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pĕdester, tris, tre (masc. pedestris, Nep. Eum. 4, 3; Vop. Prob. 21, 1), adj. [id.], on foot, that goes, is done, etc., on foot, pedestrian.

I. Lit.: gratior illi videtur statua pedestris futura, quam equestris, Cic. Phil. 9, 6: equestres et pedestres copiae, foot-soldiers, infantry, id. Fin. 2, 34, 112: copiae, Caes. B. G. 2, 17 al.; Tac. H. 2, 11 fin.; so, pedester exercitus, Nep. Eum. 4, 3: pedestre scutum, of a foot-soldier, Liv. 7, 10: pugna, id. 22, 47: proelium duplex equestre ac pedestre commisit, Suet. Dom. 4: pedestris acies, Tac. A. 2, 17.—

2. In plur. subst. pedestres, foot-soldiers, Just. 11, 9; people on foot, Vulg. Matt. 14, 13; id. Marc. 6, 33.—

3. Pedestria auspicia nominabantur, quae dabantur a vulpe, lupo, equo, ceterisque animalibus quadrupedibus, Paul. ex Fest. p. 244 Müll.—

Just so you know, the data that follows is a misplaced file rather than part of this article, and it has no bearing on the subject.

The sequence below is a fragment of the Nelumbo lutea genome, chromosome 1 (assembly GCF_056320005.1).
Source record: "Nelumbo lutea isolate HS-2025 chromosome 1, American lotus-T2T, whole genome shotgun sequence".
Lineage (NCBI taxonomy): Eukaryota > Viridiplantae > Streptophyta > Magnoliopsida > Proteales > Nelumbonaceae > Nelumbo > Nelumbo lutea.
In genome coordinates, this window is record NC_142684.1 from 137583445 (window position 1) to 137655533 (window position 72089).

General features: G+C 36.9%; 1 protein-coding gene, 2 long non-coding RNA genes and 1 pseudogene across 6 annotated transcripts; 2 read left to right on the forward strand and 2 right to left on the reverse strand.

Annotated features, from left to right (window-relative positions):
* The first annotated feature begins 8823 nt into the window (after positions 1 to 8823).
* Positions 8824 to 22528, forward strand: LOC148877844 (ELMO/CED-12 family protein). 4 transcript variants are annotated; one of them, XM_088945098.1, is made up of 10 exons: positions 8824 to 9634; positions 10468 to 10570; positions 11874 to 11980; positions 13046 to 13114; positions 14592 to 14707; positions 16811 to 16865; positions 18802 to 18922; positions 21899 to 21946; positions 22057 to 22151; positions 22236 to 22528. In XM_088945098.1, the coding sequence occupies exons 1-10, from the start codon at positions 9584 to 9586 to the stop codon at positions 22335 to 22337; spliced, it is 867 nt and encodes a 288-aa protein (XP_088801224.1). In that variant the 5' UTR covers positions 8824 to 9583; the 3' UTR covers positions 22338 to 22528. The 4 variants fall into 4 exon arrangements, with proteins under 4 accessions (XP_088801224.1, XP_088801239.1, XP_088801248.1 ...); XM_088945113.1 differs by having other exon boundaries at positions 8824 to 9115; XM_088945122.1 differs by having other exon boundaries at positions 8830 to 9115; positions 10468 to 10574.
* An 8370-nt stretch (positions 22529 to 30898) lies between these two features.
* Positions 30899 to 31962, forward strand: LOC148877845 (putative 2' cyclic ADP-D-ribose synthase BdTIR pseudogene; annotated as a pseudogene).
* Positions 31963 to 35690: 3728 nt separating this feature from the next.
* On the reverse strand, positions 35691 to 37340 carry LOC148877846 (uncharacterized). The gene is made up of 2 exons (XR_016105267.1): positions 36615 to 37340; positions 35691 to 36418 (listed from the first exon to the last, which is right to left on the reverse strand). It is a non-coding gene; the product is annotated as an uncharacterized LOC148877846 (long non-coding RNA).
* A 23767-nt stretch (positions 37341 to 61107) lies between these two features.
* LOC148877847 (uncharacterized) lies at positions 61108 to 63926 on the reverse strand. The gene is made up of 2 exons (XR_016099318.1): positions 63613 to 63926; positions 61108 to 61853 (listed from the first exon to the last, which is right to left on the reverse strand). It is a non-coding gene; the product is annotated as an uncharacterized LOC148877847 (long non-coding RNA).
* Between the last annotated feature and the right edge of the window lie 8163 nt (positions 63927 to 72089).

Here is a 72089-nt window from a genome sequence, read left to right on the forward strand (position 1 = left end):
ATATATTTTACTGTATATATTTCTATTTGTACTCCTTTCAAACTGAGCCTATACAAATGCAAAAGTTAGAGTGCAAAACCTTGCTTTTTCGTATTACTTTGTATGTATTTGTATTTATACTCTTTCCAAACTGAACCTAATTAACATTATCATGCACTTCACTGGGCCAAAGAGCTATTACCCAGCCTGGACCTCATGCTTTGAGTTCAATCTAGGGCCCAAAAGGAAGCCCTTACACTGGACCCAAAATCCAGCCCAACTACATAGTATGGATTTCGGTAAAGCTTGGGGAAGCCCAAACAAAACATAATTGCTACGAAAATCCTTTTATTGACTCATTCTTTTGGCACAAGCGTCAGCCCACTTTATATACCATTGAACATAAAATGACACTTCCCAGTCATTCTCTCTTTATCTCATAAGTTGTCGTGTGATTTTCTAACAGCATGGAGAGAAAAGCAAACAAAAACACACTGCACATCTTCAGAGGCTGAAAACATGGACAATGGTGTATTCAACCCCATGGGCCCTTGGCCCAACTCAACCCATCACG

B. Transf., on land, by land: pedestres navalesque pugnae, Cic. Sen. 5: pedestria itinera, the roads by land, Caes. B. G. 3, 9; cf. id. B. C. 2, 32: proelia pedestria, Just. 4, 4, 4: transitus, Plin. 3, 11, 16, 101; Mart. Spect. 28. —

II. Trop., of style, like the Gr. πεζός, not rising above the ground, not elevated.

A. Written in prose, prose (Gr. idiom; Lat. prosa oratio): Plato multum supra prosam orationem et quam pedestrem Graeci vocant, surgit, Quint. 10, 1, 81: pedestres historiae, Hor. C. 2, 12, 9.—

B. Plain, common, without poetic flights, without pathos, prosaic: dolet sermone pedestri Telephus, Hor. A. P. 95: quid prius inlustrem satiris musāque pedestri, id. S. 2, 6, 17 (for which: sermones Repentes per humum, id. Ep. 2, 1, 251): opus, Aus. Ep. 16, 78: fabulae, Ter. Maur. p. 2433 P.